Editorial: The lonely park in Barrington

Posted 2/28/19

Barrington is spending nearly $140,000 to fix a problem that almost nobody considered a problem. It will soon be using all that money to install a splash pad and move a sculpture at Police Cove …

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Editorial: The lonely park in Barrington


Barrington is spending nearly $140,000 to fix a problem that almost nobody considered a problem. It will soon be using all that money to install a splash pad and move a sculpture at Police Cove Park.

The town is hoping the new enhancement brings more people to the park. Yet it’s reasonable to ask why lack of activity at Police Cove is anywhere on the list of 50 highest priorities for the Town of Barrington.

The town has already made major improvements to the area. Stuck with an old, decrepit police station that had to be torn down, it used town and state monies to remove the building, improve a boat ramp, open a convenient link for the entire Mathewson area to reach the neighboring East Bay Bike Path, and create an easy park-and-ride beside an enhanced bus stop. If the park is underutilized, so be it. Does anyone really care?

It seems the town did, because it applied for a Rhode Island Department of Environmental Management grant to make these improvements. So did towns around Rhode Island. Consider the list of other recreation projects funded by the DEM grant program last May:

• Coventry: walking trails and kayak access points

• Cumberland: multi-purpose field and sensory arena

• East Greenwich: outdoor fitness equipment

• Newport: restrooms, drinking fountains and bike racks

• Providence: outdoor fitness equipment and fitness challenge area

Every one of these projects seems like a great match for the Barrington community today. Can you picture hundreds of Barrington residents using outdoor fitness equipment at the town beach, or at Haines Park? What about a new multi-purpose field (it’s not like the town could use that)? More bike racks throughout town? Additional kayak storage and launching areas?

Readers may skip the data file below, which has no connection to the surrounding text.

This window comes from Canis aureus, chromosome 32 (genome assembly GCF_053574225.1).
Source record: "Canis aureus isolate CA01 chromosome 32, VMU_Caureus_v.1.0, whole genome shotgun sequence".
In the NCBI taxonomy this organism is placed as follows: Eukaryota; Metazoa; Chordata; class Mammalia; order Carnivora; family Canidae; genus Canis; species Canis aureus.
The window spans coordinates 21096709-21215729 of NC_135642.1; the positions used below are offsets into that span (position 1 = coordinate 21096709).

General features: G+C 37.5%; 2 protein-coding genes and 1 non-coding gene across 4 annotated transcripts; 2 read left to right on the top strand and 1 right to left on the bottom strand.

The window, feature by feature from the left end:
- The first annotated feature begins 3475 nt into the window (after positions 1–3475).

Any of these projects would be a great fit for a community that values fitness and outdoor recreation at every age, from teen to senior.

Instead, Barrington is building a mini splash park in the oddest location anyone could imagine. It’s difficult to envision many parents driving their young children across town and stripping them down to their bathing suits, so they can run through a sprinkler located a few feet from the busiest road in the region, adjacent to a RIPTA bus stop, directly underneath a massive line of electrical wires.

When the money is spent and the coffers are empty, Barrington will have a better park. But if still nobody uses it, will it dream up more enhancements? Or will it consider more practical ways to improve life for the vast majority of Barrington residents who might benefit in other areas? For a town so financially strapped it must impose an exhorbitant special use tax on its sports-playing families, this seems like an odd waste of money.

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Mike Rego

Mike Rego has worked at East Bay Newspapers since 2001, helping the company launch The Westport Shorelines. He soon after became a Sports Editor, spending the next 10-plus years in that role before taking over as editor of The East Providence Post in February of 2012. To contact Mike about The Post or to submit information, suggest story ideas or photo opportunities, etc. in East Providence, email mrego@eastbaymediagroup.com.